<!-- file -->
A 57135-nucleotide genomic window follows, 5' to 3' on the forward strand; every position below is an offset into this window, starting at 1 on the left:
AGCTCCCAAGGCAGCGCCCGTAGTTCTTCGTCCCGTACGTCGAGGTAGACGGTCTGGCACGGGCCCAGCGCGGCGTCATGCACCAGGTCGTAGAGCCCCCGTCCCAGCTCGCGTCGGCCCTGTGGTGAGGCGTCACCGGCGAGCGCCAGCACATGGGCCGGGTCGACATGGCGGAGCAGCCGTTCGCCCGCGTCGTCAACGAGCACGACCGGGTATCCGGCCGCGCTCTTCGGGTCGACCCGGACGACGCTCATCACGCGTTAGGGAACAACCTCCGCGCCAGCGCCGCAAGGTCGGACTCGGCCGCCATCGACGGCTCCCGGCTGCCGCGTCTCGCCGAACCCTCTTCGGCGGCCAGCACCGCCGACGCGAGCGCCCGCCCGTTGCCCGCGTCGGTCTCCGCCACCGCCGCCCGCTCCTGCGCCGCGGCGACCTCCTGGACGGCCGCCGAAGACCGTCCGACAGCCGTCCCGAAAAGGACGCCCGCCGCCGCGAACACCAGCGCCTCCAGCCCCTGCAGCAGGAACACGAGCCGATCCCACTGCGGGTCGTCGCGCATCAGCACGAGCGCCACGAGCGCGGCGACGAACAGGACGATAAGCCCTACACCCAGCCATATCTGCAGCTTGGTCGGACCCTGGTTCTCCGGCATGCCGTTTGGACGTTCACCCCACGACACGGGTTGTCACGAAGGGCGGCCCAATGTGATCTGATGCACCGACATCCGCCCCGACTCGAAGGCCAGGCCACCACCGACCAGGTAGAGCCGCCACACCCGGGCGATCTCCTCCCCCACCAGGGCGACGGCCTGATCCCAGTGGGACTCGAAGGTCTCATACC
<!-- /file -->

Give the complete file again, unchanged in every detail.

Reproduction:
A 57135-nucleotide genomic window follows, 5' to 3' on the forward strand; every position below is an offset into this window, starting at 1 on the left:
AGCTCCCAAGGCAGCGCCCGTAGTTCTTCGTCCCGTACGTCGAGGTAGACGGTCTGGCACGGGCCCAGCGCGGCGTCATGCACCAGGTCGTAGAGCCCCCGTCCCAGCTCGCGTCGGCCCTGTGGTGAGGCGTCACCGGCGAGCGCCAGCACATGGGCCGGGTCGACATGGCGGAGCAGCCGTTCGCCCGCGTCGTCAACGAGCACGACCGGGTATCCGGCCGCGCTCTTCGGGTCGACCCGGACGACGCTCATCACGCGTTAGGGAACAACCTCCGCGCCAGCGCCGCAAGGTCGGACTCGGCCGCCATCGACGGCTCCCGGCTGCCGCGTCTCGCCGAACCCTCTTCGGCGGCCAGCACCGCCGACGCGAGCGCCCGCCCGTTGCCCGCGTCGGTCTCCGCCACCGCCGCCCGCTCCTGCGCCGCGGCGACCTCCTGGACGGCCGCCGAAGACCGTCCGACAGCCGTCCCGAAAAGGACGCCCGCCGCCGCGAACACCAGCGCCTCCAGCCCCTGCAGCAGGAACACGAGCCGATCCCACTGCGGGTCGTCGCGCATCAGCACGAGCGCCACGAGCGCGGCGACGAACAGGACGATAAGCCCTACACCCAGCCATATCTGCAGCTTGGTCGGACCCTGGTTCTCCGGCATGCCGTTTGGACGTTCACCCCACGACACGGGTTGTCACGAAGGGCGGCCCAATGTGATCTGATGCACCGACATCCGCCCCGACTCGAAGGCCAGGCCACCACCGACCAGGTAGAGCCGCCACACCCGGGCGATCTCCTCCCCCACCAGGGCGACGGCCTGATCCCAGTGGGACTCGAAGGTCTCATACC